Just when you thought it was out of sight and out of mind, the PC government brings back the issue that lost them the rural south, and almost much of the rest of rural Alberta in the last election. Bill 2 — the Responsible Energy Development Act covers energy-industry-related issues, but also includes the consolidation of legislation covering property matters in regards to energy development.
Just the mere thought of “property rights” was guaranteed to set off howls of protest from the opposition Wildrose Party and other government critics. A raucous debate ensued in the legislature with the opposition leader labelling the legislation the “Frankenbill.” Others called it the worst legislation ever forced on innocent landowners in the history of civilization — or words to that effect.
It would seem that the “property rights” issue is the gift that just keeps on giving for the Wildrose Party. And as the giver, the PC government just can’t seem to figure out how to stop giving this gift to their political foes. But then in this case, one suspects that the government may have been thinking more of vengeance rather than benevolence towards those rural voters who had the audacity to vote against them in the last election. Too bad because it could, or rather should, have been done with a lot more buy-in from the rural landowning public. With the election behind them the government certainly has the time to mend fences with landowners on this issue. But I guess that only works if the government actually believes there is a political problem. At this moment in time their approach seems to be full steam ahead and damn the political torpedoes.
From the government perspective Bill 2 tidies up an area that was contained in six previously passed conservation acts. But one wonders as to the awareness of the real world of those drafting the legislation when the government itself made 15 amendments to fix obvious problems and omissions. The government spin was that the legislation was the result of information they gathered from stakeholders. Considering the opposition reaction to the legislation, the government clearly did not address all property rights concerns. But then ruling governments are not prone to listening to their political foes whether they are right or not. The opposition introduced 20 amendments of its own, which were all promptly rejected by the government. One ponders — were all those proposed amendments really wrong, or were they just opposition political mischief? That’s politics I guess.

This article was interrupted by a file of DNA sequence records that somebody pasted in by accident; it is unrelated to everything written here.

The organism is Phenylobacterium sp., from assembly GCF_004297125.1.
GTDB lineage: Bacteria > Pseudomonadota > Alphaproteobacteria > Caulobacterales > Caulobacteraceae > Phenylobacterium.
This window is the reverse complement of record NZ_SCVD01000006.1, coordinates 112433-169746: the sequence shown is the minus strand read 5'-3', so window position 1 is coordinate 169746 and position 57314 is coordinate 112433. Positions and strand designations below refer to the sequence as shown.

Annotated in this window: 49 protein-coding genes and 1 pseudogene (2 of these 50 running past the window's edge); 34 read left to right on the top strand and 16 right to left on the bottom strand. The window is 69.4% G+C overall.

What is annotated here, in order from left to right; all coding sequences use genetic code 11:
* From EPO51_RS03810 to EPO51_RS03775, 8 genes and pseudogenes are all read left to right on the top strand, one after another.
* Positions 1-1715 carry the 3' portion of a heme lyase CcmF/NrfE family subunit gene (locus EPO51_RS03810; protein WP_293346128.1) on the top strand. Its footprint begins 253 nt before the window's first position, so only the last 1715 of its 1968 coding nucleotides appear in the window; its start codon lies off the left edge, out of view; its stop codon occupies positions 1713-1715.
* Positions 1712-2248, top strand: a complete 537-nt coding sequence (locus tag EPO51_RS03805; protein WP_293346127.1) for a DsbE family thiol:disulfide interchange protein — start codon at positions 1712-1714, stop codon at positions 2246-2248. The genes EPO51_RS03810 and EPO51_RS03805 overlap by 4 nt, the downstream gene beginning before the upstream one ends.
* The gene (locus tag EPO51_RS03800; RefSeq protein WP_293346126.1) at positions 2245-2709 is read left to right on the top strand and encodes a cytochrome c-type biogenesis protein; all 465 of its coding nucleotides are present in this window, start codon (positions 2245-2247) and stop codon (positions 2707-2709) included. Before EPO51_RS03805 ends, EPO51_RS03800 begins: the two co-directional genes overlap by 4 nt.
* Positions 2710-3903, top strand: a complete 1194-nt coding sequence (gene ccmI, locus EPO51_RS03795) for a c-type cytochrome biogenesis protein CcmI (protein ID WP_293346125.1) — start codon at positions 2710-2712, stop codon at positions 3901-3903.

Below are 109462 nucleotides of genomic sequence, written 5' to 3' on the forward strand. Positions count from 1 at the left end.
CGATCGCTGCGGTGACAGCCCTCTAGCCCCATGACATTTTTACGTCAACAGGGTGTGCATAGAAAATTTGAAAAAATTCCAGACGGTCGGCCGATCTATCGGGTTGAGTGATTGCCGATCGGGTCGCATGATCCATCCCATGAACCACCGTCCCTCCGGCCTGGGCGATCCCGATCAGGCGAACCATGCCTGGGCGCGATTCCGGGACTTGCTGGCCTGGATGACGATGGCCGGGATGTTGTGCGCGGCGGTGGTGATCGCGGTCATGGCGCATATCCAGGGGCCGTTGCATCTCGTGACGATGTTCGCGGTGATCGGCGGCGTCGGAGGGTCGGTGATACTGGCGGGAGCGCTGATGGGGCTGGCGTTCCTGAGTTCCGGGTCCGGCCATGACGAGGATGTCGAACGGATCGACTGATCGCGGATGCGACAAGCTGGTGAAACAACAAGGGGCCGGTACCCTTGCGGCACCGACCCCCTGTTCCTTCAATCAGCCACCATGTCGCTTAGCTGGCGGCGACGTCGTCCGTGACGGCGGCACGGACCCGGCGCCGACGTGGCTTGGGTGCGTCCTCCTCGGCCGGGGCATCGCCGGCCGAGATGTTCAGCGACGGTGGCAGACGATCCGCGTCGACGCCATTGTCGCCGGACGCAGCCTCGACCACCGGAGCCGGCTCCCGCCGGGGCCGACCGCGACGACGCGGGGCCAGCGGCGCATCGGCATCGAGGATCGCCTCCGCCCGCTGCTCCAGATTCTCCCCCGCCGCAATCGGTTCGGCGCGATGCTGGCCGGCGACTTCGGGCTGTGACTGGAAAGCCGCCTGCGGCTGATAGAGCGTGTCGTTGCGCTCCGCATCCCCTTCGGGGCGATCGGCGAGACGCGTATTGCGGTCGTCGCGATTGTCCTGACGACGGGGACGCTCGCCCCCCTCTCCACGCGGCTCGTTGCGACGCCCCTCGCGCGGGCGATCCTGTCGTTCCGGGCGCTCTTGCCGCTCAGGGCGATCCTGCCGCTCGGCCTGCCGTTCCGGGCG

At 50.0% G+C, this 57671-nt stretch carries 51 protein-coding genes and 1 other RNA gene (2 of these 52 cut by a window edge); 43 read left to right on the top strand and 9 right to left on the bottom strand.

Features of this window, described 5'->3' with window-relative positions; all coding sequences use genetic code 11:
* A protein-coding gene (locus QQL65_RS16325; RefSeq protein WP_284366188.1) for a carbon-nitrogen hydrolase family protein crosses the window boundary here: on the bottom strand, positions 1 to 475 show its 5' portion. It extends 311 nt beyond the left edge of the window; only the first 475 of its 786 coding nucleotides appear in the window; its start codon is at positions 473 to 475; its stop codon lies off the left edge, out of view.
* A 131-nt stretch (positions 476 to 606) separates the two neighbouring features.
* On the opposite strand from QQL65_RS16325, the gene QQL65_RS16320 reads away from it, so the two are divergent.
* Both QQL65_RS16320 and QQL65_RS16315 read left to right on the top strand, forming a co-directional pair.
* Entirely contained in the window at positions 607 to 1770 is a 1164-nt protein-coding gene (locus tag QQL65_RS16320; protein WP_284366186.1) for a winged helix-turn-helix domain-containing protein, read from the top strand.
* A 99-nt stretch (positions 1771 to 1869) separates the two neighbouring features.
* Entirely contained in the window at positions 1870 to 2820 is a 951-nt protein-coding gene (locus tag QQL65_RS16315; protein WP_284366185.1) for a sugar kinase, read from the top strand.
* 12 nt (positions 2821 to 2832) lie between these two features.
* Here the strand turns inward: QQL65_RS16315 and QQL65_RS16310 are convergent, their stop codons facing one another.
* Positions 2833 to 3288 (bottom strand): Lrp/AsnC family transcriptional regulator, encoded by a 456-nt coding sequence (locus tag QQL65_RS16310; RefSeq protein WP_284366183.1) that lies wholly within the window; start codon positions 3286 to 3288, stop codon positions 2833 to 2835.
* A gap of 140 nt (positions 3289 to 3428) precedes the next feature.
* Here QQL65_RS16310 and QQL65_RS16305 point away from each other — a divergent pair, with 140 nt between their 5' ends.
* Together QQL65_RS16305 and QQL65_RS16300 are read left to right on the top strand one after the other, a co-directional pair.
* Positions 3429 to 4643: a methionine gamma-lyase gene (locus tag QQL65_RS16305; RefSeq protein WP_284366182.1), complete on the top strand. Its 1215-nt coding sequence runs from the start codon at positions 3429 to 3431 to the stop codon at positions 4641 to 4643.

From a cynical point of view keeping the “property rights” issue alive with another government bill is something of a boon to the Wildrose Party. That issue formed the centrepiece of their last campaign in rural Alberta with much success. The party is now able to keep stoking the embers of discontent in readiness for the next election. I expect they will have plenty of fuel for more political bonfires as bureaucrats roll out the detailed regulations needed to enforce the legislation. Considering past track records, new bone-headed regulations are sure to cause both outrage and court cases. I expect Wildrose strategists will be salivating at the prospect of receiving even more such political gifts from the government.
Just to add to their political generosity, the PC government also intends to repeat history, believing that if only misguided landowners were informed of the facts they would all happily rally behind the legislation. The previous energy minister, Ted Morton, fervently believed in that mantra, but then he lost his seat in the last election. I think there was a message there.
Present Energy Minister Ken Hughes has vowed that he will engage in a province-wide speaking tour to inform misled land owners of the wisdom of his legislation. No doubt the minister’s political handlers will probably be seeking out friendly audiences to create a positive PR response to the legislation. Nothing new there, the legislation’s opponents will be doing exactly the same thing for their side, and on it goes.
One does wish that there could be some better credible public consultation mechanism to create what everyone agrees is much needed legislation to protect landowner rights. The reality is that the courts will probably be the final arbiter of the fairness of all of the property rights legislation. As usual lawyers will have the last laugh.
All of this causes one to ponder if there is a jurisdiction somewhere in the world where all sides, stakeholders and landowners are generally happy with legislation that governs their property rights. Every area has unique circumstances, but surely Alberta is not the first jurisdiction that has had to deal with this issue. Perhaps we should have tried harder to learn from others before starting on what has turned out to be a most acrimonious and endless journey. But then I guess it’s easier to repeat history.